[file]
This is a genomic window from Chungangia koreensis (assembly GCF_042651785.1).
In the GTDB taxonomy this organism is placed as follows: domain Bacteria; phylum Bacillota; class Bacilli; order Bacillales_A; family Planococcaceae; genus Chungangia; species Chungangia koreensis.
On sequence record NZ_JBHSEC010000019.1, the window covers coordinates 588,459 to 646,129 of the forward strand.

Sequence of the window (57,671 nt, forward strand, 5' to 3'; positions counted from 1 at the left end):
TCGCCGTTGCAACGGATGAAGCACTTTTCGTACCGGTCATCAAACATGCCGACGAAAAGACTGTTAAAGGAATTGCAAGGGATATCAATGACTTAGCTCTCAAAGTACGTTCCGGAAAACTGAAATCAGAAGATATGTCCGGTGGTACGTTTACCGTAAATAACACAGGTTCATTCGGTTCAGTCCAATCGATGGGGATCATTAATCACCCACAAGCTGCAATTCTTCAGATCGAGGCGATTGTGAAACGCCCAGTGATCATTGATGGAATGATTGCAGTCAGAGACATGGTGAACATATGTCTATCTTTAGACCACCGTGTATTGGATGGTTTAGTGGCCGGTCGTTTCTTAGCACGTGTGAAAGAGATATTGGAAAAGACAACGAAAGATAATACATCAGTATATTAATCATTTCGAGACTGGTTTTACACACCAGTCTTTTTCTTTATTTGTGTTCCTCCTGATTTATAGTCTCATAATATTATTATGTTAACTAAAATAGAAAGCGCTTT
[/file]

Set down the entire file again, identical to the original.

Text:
This is a genomic window from Chungangia koreensis (assembly GCF_042651785.1).
In the GTDB taxonomy this organism is placed as follows: domain Bacteria; phylum Bacillota; class Bacilli; order Bacillales_A; family Planococcaceae; genus Chungangia; species Chungangia koreensis.
On sequence record NZ_JBHSEC010000019.1, the window covers coordinates 588,459 to 646,129 of the forward strand.

Sequence of the window (57,671 nt, forward strand, 5' to 3'; positions counted from 1 at the left end):
TCGCCGTTGCAACGGATGAAGCACTTTTCGTACCGGTCATCAAACATGCCGACGAAAAGACTGTTAAAGGAATTGCAAGGGATATCAATGACTTAGCTCTCAAAGTACGTTCCGGAAAACTGAAATCAGAAGATATGTCCGGTGGTACGTTTACCGTAAATAACACAGGTTCATTCGGTTCAGTCCAATCGATGGGGATCATTAATCACCCACAAGCTGCAATTCTTCAGATCGAGGCGATTGTGAAACGCCCAGTGATCATTGATGGAATGATTGCAGTCAGAGACATGGTGAACATATGTCTATCTTTAGACCACCGTGTATTGGATGGTTTAGTGGCCGGTCGTTTCTTAGCACGTGTGAAAGAGATATTGGAAAAGACAACGAAAGATAATACATCAGTATATTAATCATTTCGAGACTGGTTTTACACACCAGTCTTTTTCTTTATTTGTGTTCCTCCTGATTTATAGTCTCATAATATTATTATGTTAACTAAAATAGAAAGCGCTTT